storing the sound model for use in dynamically generating sound effects during execution of the multimedia application; and
using the stored sound model to dynamically generate sound effects during execution of the multimedia application by determining a current value of the parameter based on a current application condition, adjusting the plurality of waveforms using the current value of the parameter and the adjustment functions, and outputting sound based at least in part on the plurality of adjusted waveforms.
15. A method of creating a sound model as in claim 14, wherein defining a parameter includes defining a parameter that varies based at least in part on user interactivity with the multimedia application.
16. A method of creating a sound model as in claim 14, wherein the characteristic of the waveform is volume of the waveform, and defining an adjustment function includes defining a volume adjustment function.
17. A method of creating a sound model as in claim 14, wherein the characteristic of the waveform is pitch of the waveform, and defining an adjustment function includes defining a pitch adjustment function.
18. A method of creating a sound model as in claim 14, wherein the parameter is a non-time based parameter.
Description
CROSS-REFERENCES TO RELATED APPLICATIONS

This application claims the benefit of U.S. Provisional Application Ser. No. 60/290,665, filed May 15, 2001, and having the same title as the instant application, the entire disclosure of which is incorporated by reference herein.

FIELD OF THE INVENTION

This invention relates to computer-generated sounds, and more particularly to sound effect generation within a video game or other interactive multimedia presentation. In more detail, this invention relates to a method and apparatus for using a common parameter to control the volume and pitch of sound waves from plural, substantially simultaneously read out wave tables. The invention further relates to sound generation using multiple waveforms whose pitch and volume are adjusted using multiple parameters and then mixed together to create a final sound. The parameters are preferably directly related to a game play condition or feature that is at least partially controlled by the user, thereby enabling the sound effects to correspond to the content and/or status of the game or other multimedia presentation in a very realistic and dynamic manner.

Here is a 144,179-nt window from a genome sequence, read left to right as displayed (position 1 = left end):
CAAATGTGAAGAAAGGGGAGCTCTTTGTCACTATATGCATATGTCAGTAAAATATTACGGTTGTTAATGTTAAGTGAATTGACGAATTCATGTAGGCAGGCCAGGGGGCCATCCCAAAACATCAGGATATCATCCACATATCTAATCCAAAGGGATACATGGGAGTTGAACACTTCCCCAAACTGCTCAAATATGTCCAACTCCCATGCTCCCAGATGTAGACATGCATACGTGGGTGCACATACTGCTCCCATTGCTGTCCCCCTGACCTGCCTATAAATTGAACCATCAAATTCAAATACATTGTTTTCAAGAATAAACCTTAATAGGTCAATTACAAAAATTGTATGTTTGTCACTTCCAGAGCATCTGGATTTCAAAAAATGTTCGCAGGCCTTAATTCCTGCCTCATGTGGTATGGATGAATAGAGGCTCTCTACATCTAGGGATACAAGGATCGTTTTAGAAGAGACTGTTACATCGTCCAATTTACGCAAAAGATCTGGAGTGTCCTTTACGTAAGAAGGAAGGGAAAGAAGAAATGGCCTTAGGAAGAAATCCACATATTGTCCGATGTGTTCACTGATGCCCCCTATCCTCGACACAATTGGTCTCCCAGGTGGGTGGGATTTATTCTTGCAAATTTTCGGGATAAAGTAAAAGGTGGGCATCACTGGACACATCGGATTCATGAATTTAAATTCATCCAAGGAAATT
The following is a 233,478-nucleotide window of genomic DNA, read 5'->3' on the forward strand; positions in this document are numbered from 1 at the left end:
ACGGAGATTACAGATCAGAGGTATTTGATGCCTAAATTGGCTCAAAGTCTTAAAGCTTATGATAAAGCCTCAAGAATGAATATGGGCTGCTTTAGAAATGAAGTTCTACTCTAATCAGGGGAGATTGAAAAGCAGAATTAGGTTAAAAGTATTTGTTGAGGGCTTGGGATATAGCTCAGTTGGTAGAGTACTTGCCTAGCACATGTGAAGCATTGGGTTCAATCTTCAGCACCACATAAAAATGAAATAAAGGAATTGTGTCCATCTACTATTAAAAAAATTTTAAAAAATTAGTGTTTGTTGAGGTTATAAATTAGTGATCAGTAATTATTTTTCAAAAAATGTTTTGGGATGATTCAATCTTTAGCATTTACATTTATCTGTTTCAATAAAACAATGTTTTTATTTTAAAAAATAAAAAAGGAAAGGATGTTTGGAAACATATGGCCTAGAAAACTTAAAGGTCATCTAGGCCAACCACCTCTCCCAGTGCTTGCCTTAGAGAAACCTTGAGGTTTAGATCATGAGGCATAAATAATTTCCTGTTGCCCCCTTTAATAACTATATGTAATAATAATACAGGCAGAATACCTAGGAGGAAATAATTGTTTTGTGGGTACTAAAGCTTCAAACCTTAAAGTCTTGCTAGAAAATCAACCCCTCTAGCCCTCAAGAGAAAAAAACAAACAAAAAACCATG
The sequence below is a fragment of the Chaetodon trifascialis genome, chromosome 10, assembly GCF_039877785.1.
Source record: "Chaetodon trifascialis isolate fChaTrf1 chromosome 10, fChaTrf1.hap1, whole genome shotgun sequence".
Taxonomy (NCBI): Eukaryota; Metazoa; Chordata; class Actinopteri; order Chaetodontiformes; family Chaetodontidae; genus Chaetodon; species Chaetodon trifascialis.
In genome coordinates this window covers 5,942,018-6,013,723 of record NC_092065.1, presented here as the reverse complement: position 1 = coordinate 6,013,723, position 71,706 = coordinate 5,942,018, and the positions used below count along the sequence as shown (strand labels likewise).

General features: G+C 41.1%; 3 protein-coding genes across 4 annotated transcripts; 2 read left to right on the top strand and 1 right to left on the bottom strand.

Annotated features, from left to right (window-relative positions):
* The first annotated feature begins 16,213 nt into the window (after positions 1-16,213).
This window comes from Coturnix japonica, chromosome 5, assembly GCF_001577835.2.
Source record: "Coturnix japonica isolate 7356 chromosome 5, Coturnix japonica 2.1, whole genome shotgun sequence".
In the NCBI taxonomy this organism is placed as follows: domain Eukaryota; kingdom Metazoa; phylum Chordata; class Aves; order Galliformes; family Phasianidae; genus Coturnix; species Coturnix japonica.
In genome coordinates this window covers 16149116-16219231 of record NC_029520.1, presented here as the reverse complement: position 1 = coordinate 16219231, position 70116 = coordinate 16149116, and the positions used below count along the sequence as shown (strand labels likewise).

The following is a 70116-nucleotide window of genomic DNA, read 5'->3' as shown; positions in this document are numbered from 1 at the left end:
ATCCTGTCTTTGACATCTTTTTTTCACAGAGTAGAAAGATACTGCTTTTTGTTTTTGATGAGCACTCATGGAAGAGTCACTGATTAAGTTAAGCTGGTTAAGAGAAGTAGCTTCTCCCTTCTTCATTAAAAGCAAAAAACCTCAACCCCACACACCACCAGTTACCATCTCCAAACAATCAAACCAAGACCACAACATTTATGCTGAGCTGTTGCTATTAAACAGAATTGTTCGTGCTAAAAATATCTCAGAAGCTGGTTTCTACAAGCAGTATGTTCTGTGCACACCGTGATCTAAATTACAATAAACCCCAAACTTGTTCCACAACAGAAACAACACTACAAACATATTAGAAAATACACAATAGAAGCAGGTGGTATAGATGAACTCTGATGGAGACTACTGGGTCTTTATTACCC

BACKGROUND AND SUMMARY OF THE INVENTION

Sound effects have long been used in video game and other computer-generated sound applications. A variety of techniques are known for generating sound effects by computer. One common technique involves using a microphone and recording equipment to record actual sounds from the real world, and storing such sounds in a wave table for real-time read out and reproduction during video game play. Sounds can also be recorded in a wave table through use of a musical synthesizer. The resulting sound effects can be very realistic—adding realism and enjoyment to the entertainment experience.